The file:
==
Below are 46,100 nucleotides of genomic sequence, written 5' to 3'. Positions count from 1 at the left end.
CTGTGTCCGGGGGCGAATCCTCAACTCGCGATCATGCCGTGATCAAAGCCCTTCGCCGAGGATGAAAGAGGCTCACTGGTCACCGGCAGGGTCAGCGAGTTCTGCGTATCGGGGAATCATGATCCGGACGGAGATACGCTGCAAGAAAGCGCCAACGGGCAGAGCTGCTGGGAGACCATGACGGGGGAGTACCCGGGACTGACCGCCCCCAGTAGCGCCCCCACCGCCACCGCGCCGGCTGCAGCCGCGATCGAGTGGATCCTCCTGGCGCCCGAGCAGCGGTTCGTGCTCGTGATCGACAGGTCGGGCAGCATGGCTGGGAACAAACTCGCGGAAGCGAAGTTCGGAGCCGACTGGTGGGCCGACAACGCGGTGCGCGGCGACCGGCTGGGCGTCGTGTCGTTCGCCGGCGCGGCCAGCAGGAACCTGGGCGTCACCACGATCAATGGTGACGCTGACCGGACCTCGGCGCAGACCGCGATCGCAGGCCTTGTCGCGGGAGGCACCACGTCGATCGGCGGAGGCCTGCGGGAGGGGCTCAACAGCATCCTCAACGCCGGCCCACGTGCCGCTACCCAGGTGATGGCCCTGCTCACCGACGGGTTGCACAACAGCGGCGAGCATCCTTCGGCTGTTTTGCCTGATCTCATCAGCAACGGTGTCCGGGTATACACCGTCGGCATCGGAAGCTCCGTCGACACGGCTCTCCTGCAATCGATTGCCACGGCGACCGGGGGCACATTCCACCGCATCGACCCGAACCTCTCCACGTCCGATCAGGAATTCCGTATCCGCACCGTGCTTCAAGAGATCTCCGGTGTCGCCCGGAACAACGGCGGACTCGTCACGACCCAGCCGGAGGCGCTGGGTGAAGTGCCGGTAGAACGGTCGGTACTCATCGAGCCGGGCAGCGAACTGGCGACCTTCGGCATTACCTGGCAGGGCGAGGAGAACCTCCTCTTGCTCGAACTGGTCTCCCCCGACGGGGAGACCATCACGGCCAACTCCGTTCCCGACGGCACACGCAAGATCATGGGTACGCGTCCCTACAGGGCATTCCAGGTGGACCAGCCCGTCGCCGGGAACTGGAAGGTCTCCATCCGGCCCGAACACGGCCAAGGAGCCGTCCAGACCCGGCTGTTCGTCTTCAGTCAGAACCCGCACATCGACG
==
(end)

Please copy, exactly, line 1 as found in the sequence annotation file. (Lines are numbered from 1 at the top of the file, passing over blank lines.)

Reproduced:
Below are 46,100 nucleotides of genomic sequence, written 5' to 3'. Positions count from 1 at the left end.